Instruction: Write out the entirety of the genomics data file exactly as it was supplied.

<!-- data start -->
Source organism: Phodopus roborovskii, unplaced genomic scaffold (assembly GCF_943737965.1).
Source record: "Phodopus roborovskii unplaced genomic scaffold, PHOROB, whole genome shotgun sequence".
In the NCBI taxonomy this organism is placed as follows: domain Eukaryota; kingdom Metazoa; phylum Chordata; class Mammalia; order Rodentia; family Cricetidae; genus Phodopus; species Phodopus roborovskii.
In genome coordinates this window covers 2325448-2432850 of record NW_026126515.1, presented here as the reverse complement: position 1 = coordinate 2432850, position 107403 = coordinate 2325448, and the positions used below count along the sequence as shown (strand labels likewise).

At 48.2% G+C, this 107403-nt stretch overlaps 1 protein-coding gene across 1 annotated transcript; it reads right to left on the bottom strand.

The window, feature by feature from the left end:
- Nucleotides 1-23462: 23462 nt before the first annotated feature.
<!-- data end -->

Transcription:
Source organism: Phodopus roborovskii, unplaced genomic scaffold (assembly GCF_943737965.1).
Source record: "Phodopus roborovskii unplaced genomic scaffold, PHOROB, whole genome shotgun sequence".
In the NCBI taxonomy this organism is placed as follows: domain Eukaryota; kingdom Metazoa; phylum Chordata; class Mammalia; order Rodentia; family Cricetidae; genus Phodopus; species Phodopus roborovskii.
In genome coordinates this window covers 2325448-2432850 of record NW_026126515.1, presented here as the reverse complement: position 1 = coordinate 2432850, position 107403 = coordinate 2325448, and the positions used below count along the sequence as shown (strand labels likewise).

At 48.2% G+C, this 107403-nt stretch overlaps 1 protein-coding gene across 1 annotated transcript; it reads right to left on the bottom strand.

The window, feature by feature from the left end:
- Nucleotides 1-23462: 23462 nt before the first annotated feature.